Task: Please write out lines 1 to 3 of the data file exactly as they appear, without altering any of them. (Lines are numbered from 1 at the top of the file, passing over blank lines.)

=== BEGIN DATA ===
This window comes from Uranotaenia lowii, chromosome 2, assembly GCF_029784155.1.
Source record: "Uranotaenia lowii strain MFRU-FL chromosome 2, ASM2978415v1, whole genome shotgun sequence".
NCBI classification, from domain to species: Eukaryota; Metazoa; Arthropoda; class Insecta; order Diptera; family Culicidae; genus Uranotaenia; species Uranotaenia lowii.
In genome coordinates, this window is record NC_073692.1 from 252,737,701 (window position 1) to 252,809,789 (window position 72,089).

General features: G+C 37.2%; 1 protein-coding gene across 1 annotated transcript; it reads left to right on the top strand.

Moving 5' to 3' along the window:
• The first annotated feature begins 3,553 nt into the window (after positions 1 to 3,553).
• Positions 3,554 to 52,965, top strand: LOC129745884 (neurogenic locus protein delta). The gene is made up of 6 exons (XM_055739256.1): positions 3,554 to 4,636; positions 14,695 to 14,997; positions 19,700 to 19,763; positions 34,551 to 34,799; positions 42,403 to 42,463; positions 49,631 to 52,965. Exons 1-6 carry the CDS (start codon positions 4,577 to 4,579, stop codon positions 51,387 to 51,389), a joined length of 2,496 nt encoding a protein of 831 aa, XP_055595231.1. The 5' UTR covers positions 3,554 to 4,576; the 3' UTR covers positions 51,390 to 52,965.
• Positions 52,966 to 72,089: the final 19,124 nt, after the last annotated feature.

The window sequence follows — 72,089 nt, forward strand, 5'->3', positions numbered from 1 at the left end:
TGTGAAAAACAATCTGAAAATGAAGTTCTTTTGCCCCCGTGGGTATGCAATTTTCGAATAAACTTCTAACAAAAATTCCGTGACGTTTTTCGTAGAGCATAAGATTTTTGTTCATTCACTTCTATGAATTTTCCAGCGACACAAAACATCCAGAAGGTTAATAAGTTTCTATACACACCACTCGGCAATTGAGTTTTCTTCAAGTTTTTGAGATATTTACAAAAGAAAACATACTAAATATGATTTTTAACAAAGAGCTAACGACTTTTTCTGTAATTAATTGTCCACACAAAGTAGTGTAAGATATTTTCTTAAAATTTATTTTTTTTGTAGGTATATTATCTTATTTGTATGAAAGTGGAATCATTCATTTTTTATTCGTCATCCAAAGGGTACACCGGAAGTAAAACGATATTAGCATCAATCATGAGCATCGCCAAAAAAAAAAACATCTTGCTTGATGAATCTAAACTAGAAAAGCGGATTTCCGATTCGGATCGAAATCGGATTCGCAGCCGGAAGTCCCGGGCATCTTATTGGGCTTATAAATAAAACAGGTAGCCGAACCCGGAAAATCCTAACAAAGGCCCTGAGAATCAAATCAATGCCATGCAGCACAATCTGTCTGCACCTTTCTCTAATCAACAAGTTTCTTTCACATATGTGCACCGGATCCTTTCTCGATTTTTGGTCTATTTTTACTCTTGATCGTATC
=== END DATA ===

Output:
This window comes from Uranotaenia lowii, chromosome 2, assembly GCF_029784155.1.
Source record: "Uranotaenia lowii strain MFRU-FL chromosome 2, ASM2978415v1, whole genome shotgun sequence".
NCBI classification, from domain to species: Eukaryota; Metazoa; Arthropoda; class Insecta; order Diptera; family Culicidae; genus Uranotaenia; species Uranotaenia lowii.